Known for his audacious and complex portraits, Lucian Freud marked his generation with works of gutsy realism. This month, Acquavella Galleries pays homage to the artist with an exhibit devoted to his lesser known drawing and etchings, many of which have never been shown before.
Freud’s works continued to evolve up until his death in 2011 at the age of 88. His fleshy piece Benefits Supervisor Sleeping broke records when it sold for $33.6 million to none other than Roman Abramovich in 2008, setting a new record for the highest price paid for a work by a (then) living artist. Acquavella, who was Freud’s exclusive representative for 19 years, has hosted no less than five exhibits devoted to the artist’s works and though Freud did not live to see the exhibition, he had spent years preparing for the show with his friend and owner of the gallery, William Acquavella. “We began the conversation for this exhibition several years ago,” Acquavella states, adding that “while Freud has been justifiably celebrated as the greatest figurative painter of his generation, his graphic work deserves no less acclaim.”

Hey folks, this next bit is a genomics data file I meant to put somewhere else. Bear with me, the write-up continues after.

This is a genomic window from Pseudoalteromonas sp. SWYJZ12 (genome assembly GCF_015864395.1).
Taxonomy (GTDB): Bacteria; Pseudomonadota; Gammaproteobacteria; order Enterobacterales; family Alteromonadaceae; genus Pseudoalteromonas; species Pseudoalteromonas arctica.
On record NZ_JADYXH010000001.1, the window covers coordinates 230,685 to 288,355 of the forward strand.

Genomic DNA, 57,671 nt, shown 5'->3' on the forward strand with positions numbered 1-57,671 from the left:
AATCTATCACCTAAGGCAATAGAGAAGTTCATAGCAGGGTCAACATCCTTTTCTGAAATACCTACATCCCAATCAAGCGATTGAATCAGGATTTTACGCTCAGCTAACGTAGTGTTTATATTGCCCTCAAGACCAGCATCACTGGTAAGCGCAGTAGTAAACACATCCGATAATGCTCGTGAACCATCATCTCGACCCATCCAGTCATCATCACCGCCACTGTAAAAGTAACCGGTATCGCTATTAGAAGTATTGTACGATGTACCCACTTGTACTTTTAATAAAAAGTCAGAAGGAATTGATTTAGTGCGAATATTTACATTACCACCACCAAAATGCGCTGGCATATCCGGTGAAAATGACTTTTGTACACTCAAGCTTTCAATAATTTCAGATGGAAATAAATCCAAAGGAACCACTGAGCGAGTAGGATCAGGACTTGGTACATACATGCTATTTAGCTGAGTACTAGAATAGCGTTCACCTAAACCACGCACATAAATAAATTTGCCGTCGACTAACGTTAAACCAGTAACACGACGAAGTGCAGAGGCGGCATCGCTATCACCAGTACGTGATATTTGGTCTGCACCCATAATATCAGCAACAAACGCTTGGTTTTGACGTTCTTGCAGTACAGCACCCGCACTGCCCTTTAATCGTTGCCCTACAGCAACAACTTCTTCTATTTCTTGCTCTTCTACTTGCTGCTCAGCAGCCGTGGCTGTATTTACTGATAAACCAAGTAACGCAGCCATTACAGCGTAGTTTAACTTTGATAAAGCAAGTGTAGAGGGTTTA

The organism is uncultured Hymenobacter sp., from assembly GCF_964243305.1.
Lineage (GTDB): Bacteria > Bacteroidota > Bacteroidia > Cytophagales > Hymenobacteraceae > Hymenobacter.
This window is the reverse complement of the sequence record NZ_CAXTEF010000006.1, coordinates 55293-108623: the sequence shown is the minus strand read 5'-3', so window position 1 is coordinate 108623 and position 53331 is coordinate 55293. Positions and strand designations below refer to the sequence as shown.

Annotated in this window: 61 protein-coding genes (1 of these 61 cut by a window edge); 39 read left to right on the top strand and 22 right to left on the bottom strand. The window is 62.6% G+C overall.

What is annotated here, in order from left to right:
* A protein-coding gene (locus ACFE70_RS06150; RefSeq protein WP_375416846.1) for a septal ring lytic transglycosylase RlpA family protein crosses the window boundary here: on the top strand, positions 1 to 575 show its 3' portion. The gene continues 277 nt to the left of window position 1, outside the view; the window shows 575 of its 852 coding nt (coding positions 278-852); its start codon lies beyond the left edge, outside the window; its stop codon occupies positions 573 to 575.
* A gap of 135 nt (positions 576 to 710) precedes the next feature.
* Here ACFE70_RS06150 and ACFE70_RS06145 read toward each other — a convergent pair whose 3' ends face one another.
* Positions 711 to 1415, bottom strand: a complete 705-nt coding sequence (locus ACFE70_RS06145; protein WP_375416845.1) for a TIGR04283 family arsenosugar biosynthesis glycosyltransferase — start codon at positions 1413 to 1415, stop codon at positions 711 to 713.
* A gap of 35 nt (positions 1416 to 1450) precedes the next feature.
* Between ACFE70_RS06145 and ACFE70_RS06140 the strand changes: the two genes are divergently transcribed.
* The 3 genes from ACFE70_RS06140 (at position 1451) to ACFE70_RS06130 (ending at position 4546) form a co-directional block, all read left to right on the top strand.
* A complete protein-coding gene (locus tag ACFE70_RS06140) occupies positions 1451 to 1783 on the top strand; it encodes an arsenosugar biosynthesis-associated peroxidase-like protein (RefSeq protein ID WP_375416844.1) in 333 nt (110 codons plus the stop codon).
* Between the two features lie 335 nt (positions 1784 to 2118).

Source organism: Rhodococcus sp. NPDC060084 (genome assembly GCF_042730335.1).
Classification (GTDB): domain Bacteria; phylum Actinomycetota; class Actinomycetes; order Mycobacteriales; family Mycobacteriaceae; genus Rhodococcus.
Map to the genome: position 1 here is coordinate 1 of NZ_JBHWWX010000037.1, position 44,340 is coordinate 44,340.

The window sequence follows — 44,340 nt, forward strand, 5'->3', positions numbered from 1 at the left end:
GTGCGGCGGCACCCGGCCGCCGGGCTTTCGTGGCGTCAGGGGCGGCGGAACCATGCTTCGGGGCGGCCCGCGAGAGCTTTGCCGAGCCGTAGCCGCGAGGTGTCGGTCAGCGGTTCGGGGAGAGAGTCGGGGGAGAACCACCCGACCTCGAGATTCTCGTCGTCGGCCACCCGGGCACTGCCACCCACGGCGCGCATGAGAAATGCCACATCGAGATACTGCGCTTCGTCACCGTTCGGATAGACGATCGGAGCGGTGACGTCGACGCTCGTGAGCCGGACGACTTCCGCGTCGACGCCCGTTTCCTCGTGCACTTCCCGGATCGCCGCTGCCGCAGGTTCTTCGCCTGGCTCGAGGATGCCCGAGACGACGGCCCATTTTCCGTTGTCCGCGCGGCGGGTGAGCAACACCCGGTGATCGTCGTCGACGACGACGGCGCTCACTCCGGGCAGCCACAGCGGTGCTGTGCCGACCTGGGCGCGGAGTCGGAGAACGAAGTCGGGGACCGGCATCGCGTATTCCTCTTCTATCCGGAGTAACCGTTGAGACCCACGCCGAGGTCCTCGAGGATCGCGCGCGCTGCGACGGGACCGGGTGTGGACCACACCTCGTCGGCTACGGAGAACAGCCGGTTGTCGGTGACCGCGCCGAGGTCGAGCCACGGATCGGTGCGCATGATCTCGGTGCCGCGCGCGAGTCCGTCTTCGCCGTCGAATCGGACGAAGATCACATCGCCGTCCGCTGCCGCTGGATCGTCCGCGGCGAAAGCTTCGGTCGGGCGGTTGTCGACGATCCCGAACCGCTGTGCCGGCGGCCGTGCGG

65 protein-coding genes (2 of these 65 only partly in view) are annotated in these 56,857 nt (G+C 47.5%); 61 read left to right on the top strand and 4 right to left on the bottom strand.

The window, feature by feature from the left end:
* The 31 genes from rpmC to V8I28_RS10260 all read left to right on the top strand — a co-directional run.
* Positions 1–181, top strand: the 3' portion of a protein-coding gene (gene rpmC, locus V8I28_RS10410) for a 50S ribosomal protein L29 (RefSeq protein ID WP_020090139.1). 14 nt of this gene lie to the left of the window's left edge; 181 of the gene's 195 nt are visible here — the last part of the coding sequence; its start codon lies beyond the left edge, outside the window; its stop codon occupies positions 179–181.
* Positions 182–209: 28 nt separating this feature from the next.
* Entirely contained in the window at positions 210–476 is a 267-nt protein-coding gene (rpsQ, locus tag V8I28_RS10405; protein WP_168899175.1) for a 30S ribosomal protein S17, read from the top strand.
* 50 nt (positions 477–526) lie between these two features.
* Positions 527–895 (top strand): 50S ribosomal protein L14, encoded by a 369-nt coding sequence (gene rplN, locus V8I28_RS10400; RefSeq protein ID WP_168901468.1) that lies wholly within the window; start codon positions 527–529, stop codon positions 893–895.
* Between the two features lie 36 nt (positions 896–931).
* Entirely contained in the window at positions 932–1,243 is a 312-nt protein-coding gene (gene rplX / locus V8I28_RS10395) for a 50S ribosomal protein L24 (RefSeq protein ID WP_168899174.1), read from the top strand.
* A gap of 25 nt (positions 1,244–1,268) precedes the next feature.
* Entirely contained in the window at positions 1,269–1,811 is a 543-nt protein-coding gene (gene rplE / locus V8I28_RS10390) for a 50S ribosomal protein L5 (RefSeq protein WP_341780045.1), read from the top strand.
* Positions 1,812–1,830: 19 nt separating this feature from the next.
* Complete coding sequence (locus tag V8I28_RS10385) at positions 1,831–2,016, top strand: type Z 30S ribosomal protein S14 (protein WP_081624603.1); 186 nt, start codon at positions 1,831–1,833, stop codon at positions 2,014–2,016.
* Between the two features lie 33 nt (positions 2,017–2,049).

Said to have taken pride in his drawings, Freud himself selected works from his personal sketchbooks for the exhibit. Over 40 drawings and etchings are on display, spanning the artist’s career from childhood sketches through to the end of his life. William Feaver—the man behind the acclaimed Freud retrospectives at the Tate in London and the Museo Correr in Venice—also worked with Freud to curate the show and give much needed attention to the pieces that were often eclipsed by the artist’s other, more popular paintings.
Lucian Freud at Acquavella Galleries (May 1st through June 9th), 18 E. 79th Street, 212.734.6300